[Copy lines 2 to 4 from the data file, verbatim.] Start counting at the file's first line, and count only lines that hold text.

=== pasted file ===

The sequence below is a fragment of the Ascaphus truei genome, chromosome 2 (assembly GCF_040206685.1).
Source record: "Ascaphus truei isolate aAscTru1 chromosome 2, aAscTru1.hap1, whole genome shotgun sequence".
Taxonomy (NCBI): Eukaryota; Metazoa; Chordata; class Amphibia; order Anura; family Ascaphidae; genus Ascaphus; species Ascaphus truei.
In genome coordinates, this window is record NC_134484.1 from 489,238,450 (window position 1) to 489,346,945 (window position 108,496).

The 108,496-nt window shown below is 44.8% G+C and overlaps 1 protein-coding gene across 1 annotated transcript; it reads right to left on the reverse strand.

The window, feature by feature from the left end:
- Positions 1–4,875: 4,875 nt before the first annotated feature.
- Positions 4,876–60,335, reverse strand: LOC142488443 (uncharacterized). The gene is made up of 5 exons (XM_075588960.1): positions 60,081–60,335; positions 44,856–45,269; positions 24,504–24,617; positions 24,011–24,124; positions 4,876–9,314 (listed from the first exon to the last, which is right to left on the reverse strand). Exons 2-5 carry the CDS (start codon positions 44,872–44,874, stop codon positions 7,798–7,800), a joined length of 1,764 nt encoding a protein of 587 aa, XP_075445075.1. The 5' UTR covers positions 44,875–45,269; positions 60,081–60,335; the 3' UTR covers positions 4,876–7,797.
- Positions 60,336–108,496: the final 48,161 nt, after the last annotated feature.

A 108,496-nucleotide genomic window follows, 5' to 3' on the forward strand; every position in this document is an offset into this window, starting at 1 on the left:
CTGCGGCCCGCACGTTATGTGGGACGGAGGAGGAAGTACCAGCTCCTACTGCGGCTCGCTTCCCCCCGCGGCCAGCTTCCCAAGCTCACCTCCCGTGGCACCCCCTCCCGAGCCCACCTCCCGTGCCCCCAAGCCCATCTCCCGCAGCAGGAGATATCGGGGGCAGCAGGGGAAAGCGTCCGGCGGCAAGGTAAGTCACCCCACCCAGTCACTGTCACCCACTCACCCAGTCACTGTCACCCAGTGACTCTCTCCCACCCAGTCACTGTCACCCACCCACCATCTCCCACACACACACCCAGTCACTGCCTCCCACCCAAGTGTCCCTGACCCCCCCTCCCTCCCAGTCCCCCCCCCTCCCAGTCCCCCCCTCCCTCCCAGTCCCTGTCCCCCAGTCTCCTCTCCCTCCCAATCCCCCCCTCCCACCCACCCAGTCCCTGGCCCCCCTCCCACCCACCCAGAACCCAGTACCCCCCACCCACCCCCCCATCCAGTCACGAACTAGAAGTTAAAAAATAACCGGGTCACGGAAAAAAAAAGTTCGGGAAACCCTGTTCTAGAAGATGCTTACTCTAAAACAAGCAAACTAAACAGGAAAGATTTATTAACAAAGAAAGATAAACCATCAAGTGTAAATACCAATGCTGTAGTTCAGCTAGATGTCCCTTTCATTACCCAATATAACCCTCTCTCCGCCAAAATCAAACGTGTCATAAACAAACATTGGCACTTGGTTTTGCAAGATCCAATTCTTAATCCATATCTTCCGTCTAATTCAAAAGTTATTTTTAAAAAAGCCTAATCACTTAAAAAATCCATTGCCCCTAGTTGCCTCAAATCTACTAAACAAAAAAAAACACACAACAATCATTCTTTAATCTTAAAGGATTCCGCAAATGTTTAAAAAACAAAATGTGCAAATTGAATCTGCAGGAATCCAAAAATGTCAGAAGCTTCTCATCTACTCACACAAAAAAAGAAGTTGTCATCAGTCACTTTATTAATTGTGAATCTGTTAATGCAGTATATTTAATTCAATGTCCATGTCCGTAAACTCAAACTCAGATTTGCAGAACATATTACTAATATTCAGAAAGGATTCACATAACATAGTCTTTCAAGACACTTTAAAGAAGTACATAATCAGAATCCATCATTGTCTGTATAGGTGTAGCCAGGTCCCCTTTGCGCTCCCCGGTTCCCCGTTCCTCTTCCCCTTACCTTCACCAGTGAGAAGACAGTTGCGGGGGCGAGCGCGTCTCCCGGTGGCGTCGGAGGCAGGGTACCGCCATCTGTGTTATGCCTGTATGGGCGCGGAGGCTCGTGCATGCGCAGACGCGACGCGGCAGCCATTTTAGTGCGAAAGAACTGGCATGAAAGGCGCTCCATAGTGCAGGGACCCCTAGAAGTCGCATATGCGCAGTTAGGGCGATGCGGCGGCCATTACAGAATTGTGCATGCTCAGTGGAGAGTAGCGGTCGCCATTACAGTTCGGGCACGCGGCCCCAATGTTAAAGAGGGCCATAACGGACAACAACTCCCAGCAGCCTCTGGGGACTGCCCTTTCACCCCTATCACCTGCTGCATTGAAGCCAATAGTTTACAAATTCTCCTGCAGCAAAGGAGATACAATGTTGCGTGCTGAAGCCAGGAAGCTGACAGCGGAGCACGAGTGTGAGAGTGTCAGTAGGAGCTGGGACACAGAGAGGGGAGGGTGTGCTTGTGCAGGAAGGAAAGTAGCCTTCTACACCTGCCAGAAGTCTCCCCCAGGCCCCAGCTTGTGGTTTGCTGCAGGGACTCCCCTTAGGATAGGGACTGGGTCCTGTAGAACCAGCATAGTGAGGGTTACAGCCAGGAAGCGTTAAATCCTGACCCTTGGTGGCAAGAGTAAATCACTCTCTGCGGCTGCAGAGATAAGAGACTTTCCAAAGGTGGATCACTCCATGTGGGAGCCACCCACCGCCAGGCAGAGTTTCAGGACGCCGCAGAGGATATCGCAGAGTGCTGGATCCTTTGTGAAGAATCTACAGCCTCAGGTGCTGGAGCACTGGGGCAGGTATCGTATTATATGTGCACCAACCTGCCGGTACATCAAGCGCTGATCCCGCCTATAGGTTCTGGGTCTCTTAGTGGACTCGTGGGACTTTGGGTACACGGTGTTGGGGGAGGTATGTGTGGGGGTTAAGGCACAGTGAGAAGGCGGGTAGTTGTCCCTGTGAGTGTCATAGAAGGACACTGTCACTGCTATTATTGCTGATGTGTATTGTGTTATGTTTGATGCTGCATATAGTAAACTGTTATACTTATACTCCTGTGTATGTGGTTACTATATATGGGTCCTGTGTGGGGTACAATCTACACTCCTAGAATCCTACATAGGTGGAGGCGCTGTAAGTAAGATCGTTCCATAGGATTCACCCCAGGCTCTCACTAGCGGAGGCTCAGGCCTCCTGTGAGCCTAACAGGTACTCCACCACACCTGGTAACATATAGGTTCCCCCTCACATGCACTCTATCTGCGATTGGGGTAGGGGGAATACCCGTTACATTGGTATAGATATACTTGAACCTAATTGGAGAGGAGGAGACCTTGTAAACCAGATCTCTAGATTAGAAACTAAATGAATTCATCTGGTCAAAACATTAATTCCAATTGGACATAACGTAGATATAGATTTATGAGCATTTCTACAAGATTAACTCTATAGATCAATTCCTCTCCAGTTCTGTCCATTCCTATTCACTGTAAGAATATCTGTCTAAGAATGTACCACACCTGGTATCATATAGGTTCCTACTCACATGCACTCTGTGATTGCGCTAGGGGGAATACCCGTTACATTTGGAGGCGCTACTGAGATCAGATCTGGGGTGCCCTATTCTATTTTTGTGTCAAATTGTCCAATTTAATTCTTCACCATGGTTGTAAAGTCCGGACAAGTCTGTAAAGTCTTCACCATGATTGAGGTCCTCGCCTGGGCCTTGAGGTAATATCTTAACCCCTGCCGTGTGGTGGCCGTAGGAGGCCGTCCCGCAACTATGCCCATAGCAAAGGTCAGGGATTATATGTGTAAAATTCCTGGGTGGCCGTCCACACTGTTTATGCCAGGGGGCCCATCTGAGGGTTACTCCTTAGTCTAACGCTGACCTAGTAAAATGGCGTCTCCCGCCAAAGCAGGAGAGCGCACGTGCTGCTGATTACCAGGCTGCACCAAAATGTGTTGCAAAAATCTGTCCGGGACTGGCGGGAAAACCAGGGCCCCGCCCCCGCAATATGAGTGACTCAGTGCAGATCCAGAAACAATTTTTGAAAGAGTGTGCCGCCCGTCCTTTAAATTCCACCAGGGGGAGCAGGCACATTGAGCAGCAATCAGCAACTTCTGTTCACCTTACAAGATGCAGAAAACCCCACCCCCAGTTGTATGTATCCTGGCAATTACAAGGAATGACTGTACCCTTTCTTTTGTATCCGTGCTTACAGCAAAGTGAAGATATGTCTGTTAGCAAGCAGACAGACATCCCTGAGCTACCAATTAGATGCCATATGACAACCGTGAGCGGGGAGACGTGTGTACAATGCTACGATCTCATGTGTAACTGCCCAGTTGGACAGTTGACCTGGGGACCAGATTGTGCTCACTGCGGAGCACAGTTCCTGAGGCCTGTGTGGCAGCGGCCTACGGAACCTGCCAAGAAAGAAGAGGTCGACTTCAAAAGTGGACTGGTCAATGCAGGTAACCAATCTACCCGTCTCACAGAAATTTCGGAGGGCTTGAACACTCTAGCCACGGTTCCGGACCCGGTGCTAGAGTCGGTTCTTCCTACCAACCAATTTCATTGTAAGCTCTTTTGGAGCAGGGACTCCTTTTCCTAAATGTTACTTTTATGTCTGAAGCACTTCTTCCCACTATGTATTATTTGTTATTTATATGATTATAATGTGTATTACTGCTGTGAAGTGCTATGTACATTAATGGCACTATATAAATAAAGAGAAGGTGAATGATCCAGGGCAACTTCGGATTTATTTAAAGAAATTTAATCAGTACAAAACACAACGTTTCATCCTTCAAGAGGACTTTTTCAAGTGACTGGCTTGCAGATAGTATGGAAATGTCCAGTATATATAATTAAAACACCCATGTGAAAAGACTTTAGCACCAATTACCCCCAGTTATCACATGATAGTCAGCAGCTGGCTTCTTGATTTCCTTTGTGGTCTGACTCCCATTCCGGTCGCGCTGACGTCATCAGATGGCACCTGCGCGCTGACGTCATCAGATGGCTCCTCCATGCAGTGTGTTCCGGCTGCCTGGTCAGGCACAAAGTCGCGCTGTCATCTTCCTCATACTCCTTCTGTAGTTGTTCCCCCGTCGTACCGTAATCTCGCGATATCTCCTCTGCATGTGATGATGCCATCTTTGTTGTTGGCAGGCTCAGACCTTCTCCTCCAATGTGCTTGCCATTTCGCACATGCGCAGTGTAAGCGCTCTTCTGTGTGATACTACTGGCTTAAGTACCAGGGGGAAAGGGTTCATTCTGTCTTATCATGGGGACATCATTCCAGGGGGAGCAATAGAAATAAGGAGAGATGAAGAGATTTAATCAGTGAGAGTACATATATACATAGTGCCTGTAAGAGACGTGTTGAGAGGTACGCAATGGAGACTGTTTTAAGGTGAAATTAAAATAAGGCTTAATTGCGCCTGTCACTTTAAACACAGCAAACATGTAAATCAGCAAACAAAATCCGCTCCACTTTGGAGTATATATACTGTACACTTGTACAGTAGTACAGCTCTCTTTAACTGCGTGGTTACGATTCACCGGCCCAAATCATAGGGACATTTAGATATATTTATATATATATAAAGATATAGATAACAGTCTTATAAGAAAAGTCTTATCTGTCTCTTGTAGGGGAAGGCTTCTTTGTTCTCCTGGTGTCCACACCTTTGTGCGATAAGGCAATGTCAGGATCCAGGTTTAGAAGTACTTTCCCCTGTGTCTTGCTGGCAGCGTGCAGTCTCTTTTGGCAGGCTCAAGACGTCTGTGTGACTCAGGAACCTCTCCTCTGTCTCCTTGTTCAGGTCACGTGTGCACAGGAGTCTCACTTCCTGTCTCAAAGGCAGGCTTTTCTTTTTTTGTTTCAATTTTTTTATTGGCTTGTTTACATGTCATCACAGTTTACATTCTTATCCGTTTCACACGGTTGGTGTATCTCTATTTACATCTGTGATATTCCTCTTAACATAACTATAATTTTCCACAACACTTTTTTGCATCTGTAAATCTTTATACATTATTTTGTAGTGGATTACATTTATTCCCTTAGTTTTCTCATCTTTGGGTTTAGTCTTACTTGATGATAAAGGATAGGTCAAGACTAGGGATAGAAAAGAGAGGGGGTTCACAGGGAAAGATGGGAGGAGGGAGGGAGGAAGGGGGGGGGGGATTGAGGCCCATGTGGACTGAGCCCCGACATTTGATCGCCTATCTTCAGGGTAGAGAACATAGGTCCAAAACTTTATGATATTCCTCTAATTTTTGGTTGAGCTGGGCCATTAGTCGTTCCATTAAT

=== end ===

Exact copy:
Source record: "Ascaphus truei isolate aAscTru1 chromosome 2, aAscTru1.hap1, whole genome shotgun sequence".
Taxonomy (NCBI): Eukaryota; Metazoa; Chordata; class Amphibia; order Anura; family Ascaphidae; genus Ascaphus; species Ascaphus truei.
In genome coordinates, this window is record NC_134484.1 from 489,238,450 (window position 1) to 489,346,945 (window position 108,496).